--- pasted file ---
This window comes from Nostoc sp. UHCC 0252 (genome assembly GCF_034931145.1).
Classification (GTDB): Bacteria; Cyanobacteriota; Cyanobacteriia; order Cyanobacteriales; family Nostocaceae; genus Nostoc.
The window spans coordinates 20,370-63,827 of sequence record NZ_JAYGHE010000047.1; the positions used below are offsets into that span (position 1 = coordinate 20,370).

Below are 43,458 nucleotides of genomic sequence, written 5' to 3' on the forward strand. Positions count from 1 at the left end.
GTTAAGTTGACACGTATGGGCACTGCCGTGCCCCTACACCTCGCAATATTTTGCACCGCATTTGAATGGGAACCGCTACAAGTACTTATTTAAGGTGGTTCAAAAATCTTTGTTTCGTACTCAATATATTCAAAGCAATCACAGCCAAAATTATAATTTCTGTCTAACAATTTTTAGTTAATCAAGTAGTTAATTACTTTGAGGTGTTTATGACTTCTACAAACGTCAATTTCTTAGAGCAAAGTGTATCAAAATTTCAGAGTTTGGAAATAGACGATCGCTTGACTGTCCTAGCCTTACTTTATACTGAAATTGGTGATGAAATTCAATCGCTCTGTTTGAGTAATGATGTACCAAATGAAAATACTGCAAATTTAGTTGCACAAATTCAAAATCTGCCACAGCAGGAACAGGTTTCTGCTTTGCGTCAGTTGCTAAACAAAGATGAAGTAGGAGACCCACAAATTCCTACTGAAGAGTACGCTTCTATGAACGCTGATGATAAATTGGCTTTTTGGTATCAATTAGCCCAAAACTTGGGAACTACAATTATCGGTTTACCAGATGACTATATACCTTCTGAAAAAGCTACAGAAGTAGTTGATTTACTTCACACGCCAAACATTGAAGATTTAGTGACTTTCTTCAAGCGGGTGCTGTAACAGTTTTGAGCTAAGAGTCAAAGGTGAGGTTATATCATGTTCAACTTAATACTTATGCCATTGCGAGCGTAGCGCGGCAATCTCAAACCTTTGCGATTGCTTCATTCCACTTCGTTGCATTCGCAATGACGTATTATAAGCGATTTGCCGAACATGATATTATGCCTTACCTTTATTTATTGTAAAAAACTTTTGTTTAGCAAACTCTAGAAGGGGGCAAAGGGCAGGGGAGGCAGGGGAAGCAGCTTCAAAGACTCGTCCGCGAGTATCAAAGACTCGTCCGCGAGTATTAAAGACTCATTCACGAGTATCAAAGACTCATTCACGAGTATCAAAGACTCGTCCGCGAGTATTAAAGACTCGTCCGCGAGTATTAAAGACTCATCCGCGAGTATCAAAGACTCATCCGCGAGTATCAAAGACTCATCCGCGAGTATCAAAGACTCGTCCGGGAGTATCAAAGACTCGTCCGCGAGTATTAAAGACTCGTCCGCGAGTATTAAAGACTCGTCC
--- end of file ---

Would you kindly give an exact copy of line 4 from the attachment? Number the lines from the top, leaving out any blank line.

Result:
Below are 43,458 nucleotides of genomic sequence, written 5' to 3' on the forward strand. Positions count from 1 at the left end.